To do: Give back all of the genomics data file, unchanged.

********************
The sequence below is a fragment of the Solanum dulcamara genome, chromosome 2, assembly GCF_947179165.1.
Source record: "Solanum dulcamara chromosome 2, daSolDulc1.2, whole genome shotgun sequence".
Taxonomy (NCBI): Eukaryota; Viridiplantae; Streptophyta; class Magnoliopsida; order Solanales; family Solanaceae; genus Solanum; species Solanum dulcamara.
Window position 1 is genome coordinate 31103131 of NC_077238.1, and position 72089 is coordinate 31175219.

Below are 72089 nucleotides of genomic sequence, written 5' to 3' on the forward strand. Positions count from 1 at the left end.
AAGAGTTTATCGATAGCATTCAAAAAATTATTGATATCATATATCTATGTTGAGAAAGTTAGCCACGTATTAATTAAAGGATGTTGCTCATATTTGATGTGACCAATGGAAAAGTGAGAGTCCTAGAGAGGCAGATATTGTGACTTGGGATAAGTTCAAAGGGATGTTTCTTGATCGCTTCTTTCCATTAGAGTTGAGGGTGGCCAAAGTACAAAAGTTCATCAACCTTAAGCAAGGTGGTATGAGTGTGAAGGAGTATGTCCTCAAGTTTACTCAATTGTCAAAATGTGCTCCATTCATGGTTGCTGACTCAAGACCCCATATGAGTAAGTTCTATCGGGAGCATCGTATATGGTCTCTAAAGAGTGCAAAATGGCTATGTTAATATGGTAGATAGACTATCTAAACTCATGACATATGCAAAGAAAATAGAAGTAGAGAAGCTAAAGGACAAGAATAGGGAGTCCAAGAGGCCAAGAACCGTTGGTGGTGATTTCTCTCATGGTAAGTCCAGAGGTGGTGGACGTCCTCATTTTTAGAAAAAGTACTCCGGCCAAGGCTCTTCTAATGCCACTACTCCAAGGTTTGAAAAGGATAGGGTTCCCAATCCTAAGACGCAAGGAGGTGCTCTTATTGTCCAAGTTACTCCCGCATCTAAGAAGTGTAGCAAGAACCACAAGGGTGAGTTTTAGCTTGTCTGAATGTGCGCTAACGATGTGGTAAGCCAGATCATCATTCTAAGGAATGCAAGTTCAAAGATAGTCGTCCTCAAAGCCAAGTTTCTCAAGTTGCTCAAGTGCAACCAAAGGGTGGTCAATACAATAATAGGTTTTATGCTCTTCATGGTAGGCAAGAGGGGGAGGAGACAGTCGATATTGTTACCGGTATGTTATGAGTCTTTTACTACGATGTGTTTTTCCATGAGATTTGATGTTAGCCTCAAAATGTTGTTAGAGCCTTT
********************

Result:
The sequence below is a fragment of the Solanum dulcamara genome, chromosome 2, assembly GCF_947179165.1.
Source record: "Solanum dulcamara chromosome 2, daSolDulc1.2, whole genome shotgun sequence".
Taxonomy (NCBI): Eukaryota; Viridiplantae; Streptophyta; class Magnoliopsida; order Solanales; family Solanaceae; genus Solanum; species Solanum dulcamara.
Window position 1 is genome coordinate 31103131 of NC_077238.1, and position 72089 is coordinate 31175219.

Below are 72089 nucleotides of genomic sequence, written 5' to 3' on the forward strand. Positions count from 1 at the left end.
AAGAGTTTATCGATAGCATTCAAAAAATTATTGATATCATATATCTATGTTGAGAAAGTTAGCCACGTATTAATTAAAGGATGTTGCTCATATTTGATGTGACCAATGGAAAAGTGAGAGTCCTAGAGAGGCAGATATTGTGACTTGGGATAAGTTCAAAGGGATGTTTCTTGATCGCTTCTTTCCATTAGAGTTGAGGGTGGCCAAAGTACAAAAGTTCATCAACCTTAAGCAAGGTGGTATGAGTGTGAAGGAGTATGTCCTCAAGTTTACTCAATTGTCAAAATGTGCTCCATTCATGGTTGCTGACTCAAGACCCCATATGAGTAAGTTCTATCGGGAGCATCGTATATGGTCTCTAAAGAGTGCAAAATGGCTATGTTAATATGGTAGATAGACTATCTAAACTCATGACATATGCAAAGAAAATAGAAGTAGAGAAGCTAAAGGACAAGAATAGGGAGTCCAAGAGGCCAAGAACCGTTGGTGGTGATTTCTCTCATGGTAAGTCCAGAGGTGGTGGACGTCCTCATTTTTAGAAAAAGTACTCCGGCCAAGGCTCTTCTAATGCCACTACTCCAAGGTTTGAAAAGGATAGGGTTCCCAATCCTAAGACGCAAGGAGGTGCTCTTATTGTCCAAGTTACTCCCGCATCTAAGAAGTGTAGCAAGAACCACAAGGGTGAGTTTTAGCTTGTCTGAATGTGCGCTAACGATGTGGTAAGCCAGATCATCATTCTAAGGAATGCAAGTTCAAAGATAGTCGTCCTCAAAGCCAAGTTTCTCAAGTTGCTCAAGTGCAACCAAAGGGTGGTCAATACAATAATAGGTTTTATGCTCTTCATGGTAGGCAAGAGGGGGAGGAGACAGTCGATATTGTTACCGGTATGTTATGAGTCTTTTACTACGATGTGTTTTTCCATGAGATTTGATGTTAGCCTCAAAATGTTGTTAGAGCCTTT